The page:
Press Releases


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Washington, March 2, 2016 | Erin Moffet (202-225-3026) | comments

Today, the House Committee on Transportation and Infrastructure passed H.R. 1684, the Foreign Spill Protection Act, introduced by U.S. Representatives Carlos Curbelo (FL-26) and Patrick E. Murphy (FL-18). In the event of an oil spill, the legislation would require the responsible party, regardless of origin, to pay for all American cleanup costs by applying the Oil Pollution Act of 1990 (OPA) to them.  Furthermore, this bipartisan bill would apply the Clean Water Act penalties on the responsible foreign party. 

"Like my fellow Floridians, I will never forget the damage and loss caused by the BP oil spill. We witnessed firsthand that when an oil spill occurs, it does not just devastate the coastlines but also the economy.  To then have the costs of the clean-up efforts passed from the oil companies to taxpayers only adds insult to injury," said Rep. Murphy. "I thank my good friend and colleague Congressman Curbelo for his leadership on this issue and look forward to continuing to work together to keep this bill moving forward to put the people of Florida and our environment first."

“I thank my friend and fellow Florida colleague, Rep. Murphy for serving as an original co-sponsor," said Rep. Curbelo. "He has demonstrated continuous leadership for environmental issues and is a constant advocate for our South Florida constituents and coastal communities."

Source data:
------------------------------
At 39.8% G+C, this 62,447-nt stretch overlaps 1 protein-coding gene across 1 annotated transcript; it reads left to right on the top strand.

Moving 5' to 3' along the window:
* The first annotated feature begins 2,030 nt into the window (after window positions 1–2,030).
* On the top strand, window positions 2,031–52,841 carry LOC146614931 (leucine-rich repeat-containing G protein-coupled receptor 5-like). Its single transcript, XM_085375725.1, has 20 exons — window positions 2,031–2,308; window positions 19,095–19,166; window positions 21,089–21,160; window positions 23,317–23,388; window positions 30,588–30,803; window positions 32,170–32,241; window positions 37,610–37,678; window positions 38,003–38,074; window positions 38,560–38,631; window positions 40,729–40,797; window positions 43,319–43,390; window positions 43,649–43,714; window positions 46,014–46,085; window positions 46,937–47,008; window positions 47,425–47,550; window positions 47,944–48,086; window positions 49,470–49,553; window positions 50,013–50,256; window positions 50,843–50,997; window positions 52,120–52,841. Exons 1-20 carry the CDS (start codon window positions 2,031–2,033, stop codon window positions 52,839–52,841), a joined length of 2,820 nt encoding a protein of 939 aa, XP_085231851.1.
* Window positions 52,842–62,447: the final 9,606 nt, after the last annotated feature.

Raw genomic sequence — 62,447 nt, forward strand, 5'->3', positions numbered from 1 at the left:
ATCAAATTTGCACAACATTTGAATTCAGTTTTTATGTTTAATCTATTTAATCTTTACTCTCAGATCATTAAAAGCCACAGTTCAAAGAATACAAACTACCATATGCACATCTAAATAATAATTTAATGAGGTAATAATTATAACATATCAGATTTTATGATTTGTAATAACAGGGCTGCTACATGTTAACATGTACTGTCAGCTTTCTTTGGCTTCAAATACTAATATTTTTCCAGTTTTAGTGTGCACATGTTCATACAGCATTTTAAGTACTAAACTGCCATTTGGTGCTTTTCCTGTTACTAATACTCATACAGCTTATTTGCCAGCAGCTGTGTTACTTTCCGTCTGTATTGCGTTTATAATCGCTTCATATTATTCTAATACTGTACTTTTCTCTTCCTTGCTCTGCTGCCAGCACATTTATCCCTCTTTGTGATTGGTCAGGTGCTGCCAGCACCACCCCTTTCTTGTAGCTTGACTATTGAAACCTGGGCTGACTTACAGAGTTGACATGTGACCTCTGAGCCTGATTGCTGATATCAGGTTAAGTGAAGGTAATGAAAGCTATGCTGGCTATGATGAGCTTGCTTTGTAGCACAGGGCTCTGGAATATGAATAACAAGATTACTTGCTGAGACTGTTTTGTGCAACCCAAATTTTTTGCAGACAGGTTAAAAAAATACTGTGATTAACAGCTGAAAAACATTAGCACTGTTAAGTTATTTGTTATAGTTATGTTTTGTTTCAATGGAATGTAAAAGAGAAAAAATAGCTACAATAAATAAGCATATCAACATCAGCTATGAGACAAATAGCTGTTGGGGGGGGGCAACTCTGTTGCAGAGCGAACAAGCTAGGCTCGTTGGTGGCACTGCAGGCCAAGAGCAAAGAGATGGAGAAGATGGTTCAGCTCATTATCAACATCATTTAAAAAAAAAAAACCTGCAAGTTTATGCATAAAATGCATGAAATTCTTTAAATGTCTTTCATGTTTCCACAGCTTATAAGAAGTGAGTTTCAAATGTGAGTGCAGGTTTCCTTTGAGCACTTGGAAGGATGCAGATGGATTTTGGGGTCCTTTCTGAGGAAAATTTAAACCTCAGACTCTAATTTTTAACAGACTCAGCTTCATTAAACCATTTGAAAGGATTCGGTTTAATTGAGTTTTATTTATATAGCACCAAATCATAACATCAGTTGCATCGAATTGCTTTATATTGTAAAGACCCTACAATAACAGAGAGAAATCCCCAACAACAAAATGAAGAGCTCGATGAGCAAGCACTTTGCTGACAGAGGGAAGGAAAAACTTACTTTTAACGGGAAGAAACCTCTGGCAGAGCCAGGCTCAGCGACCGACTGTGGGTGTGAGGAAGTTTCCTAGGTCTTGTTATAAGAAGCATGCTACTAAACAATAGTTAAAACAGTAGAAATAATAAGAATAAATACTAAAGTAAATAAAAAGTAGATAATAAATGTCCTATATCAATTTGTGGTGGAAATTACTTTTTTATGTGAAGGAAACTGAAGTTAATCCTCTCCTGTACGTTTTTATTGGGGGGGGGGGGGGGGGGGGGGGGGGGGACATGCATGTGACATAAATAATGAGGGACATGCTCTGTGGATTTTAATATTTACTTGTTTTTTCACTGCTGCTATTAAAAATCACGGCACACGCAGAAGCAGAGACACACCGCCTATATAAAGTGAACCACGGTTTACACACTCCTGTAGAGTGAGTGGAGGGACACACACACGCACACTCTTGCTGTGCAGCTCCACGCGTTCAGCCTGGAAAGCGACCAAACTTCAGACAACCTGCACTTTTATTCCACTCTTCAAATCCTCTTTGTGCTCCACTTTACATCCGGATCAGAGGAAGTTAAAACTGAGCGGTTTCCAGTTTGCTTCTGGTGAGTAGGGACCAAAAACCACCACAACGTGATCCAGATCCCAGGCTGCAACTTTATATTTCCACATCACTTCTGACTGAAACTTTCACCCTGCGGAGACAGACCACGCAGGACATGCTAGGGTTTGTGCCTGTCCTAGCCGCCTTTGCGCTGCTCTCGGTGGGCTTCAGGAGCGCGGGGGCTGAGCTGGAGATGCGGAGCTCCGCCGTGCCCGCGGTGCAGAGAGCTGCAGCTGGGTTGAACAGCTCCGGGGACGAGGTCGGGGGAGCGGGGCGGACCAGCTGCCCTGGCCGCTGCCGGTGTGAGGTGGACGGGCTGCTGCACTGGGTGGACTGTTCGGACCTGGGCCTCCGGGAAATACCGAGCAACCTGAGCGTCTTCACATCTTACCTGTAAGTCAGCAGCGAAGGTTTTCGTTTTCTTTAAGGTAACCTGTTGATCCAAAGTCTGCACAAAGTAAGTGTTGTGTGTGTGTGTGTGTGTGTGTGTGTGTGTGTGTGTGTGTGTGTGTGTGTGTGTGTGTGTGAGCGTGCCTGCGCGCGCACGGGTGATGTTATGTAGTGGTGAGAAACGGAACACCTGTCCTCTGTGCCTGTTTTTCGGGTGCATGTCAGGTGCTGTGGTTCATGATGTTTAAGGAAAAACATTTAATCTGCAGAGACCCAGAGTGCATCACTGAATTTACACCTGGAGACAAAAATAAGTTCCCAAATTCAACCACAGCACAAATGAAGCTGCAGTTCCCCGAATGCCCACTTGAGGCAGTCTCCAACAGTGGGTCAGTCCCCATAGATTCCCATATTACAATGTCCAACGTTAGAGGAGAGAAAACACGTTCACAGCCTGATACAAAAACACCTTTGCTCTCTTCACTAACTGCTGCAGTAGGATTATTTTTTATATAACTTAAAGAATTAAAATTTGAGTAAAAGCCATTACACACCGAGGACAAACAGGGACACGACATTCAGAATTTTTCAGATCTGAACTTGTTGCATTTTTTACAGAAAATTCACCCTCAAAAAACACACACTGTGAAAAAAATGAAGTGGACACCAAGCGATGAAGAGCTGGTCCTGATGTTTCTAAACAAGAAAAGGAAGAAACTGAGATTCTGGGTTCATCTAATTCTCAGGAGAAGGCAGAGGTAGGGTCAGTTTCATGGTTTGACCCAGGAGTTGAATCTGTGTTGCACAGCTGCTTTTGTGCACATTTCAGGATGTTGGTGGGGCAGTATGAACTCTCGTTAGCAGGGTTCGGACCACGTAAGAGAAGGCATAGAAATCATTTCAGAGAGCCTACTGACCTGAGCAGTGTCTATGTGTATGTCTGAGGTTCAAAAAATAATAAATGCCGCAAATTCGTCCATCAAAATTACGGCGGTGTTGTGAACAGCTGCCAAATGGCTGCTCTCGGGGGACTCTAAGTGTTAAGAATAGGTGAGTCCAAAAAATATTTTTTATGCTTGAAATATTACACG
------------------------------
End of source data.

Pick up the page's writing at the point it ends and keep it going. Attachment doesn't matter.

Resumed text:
The premise of the OPA is that the party responsible for an oil spill is responsible for all cleanup costs.  However, OPA only applies to spills that originate in American waters.  If a spill were to occur off the coast of a foreign nation, and the oil reached American waters, the Oil Liability Trust Fund would pay $150 million for cleanup and up to $850 million for claims.  The U.S. Attorney General has existing authority to seek compensation for the fund from the responsible party up to $1 billion. If the spill exceeds $1 billion, American taxpayers or affected states would have to pay the difference.  For comparison, the Deepwater Horizon spill cost nearly $54 billion. The Foreign Spill Protection Act would amend the OPA to hold all responsible parties, including Foreign Offshore Units, liable for any removal costs or damages that occur as a result of an oil spill. 


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